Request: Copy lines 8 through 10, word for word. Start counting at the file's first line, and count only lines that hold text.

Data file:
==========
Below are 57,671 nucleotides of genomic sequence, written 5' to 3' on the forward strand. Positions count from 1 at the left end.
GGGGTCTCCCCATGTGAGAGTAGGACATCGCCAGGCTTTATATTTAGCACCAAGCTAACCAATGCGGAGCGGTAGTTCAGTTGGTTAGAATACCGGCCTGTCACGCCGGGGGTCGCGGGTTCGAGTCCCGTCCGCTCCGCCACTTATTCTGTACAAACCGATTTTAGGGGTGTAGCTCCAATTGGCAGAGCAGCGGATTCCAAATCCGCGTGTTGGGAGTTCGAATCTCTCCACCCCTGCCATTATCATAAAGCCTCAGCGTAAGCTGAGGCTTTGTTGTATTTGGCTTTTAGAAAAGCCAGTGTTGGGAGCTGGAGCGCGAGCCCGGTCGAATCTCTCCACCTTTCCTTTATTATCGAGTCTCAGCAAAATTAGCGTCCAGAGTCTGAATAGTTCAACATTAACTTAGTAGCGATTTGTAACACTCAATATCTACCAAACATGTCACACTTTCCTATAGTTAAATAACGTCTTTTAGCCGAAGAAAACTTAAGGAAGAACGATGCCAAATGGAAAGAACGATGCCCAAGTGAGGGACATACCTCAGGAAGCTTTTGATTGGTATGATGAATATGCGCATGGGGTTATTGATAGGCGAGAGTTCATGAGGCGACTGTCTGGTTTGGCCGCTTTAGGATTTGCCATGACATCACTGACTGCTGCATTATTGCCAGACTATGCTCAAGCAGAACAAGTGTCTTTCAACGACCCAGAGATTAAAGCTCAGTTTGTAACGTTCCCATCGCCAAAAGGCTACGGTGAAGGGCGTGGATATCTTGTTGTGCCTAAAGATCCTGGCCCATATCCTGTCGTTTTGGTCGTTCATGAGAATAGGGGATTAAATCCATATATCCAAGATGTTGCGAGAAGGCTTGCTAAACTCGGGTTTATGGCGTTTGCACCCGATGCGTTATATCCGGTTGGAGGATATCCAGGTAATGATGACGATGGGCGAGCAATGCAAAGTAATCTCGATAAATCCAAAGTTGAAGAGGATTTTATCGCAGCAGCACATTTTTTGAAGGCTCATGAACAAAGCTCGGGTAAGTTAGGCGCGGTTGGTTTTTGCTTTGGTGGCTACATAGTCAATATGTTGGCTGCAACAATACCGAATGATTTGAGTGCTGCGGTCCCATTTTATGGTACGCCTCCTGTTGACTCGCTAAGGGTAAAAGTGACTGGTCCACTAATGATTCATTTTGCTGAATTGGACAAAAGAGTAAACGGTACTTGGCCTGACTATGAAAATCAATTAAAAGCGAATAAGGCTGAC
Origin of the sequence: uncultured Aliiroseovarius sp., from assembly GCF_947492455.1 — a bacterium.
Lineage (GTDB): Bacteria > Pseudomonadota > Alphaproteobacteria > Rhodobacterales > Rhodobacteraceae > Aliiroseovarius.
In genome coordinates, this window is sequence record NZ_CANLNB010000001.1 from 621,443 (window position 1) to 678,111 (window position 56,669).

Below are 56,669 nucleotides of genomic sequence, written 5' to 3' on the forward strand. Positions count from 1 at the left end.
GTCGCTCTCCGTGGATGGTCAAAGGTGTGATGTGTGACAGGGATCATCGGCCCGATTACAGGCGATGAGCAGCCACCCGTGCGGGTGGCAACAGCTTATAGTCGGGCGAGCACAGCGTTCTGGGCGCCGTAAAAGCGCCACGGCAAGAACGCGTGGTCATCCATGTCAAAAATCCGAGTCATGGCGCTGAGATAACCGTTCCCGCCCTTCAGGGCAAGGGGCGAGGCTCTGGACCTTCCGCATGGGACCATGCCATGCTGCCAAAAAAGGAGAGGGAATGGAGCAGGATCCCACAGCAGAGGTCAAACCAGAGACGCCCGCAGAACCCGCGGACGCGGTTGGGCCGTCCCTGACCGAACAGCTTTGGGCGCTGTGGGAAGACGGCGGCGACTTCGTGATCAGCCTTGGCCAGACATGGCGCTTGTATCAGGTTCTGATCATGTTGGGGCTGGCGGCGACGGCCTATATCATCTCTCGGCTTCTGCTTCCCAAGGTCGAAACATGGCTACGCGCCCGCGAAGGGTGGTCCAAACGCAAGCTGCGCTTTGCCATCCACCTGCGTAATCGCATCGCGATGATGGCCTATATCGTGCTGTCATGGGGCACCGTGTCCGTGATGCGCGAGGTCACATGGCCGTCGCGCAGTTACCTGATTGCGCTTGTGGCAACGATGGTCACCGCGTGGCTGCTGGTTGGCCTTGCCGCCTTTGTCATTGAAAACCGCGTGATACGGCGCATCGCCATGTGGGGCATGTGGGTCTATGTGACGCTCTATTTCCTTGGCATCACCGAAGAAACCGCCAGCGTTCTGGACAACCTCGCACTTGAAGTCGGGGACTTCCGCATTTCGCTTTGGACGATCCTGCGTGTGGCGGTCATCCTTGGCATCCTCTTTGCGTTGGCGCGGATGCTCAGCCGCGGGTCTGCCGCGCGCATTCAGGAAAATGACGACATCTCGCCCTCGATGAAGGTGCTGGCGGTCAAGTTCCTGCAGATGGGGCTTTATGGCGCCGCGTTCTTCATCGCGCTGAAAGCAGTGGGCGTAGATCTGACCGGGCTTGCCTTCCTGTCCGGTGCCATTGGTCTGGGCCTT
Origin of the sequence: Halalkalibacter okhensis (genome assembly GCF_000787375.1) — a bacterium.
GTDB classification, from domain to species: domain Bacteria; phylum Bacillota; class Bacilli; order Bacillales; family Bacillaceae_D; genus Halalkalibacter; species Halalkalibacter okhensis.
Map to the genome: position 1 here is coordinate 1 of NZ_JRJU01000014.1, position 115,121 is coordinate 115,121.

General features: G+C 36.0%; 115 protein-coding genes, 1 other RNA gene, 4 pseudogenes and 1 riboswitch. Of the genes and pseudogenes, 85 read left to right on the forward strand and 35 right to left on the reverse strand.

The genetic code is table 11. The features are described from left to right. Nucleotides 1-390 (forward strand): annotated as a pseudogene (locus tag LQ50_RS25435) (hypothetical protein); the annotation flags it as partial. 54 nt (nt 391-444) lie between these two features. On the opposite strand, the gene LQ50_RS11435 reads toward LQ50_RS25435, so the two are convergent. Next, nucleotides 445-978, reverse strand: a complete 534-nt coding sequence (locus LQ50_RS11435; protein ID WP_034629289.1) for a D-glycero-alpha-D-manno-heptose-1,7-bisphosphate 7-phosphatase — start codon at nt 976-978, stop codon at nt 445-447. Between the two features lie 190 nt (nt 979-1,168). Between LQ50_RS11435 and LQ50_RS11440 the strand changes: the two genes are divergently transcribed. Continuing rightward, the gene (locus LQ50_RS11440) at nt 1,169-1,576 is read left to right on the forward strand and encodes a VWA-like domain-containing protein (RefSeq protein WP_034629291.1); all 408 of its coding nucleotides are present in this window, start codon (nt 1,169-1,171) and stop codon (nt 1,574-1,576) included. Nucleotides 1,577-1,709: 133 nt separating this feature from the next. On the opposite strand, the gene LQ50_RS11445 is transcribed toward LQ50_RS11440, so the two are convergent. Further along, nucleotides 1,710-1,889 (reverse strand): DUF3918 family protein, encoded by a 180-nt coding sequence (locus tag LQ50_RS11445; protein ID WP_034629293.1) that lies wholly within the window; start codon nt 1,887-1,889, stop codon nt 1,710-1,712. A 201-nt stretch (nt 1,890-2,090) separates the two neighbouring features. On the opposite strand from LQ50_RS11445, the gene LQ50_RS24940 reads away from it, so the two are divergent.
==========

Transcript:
Origin of the sequence: Halalkalibacter okhensis (genome assembly GCF_000787375.1) — a bacterium.
GTDB classification, from domain to species: domain Bacteria; phylum Bacillota; class Bacilli; order Bacillales; family Bacillaceae_D; genus Halalkalibacter; species Halalkalibacter okhensis.
Map to the genome: position 1 here is coordinate 1 of NZ_JRJU01000014.1, position 115,121 is coordinate 115,121.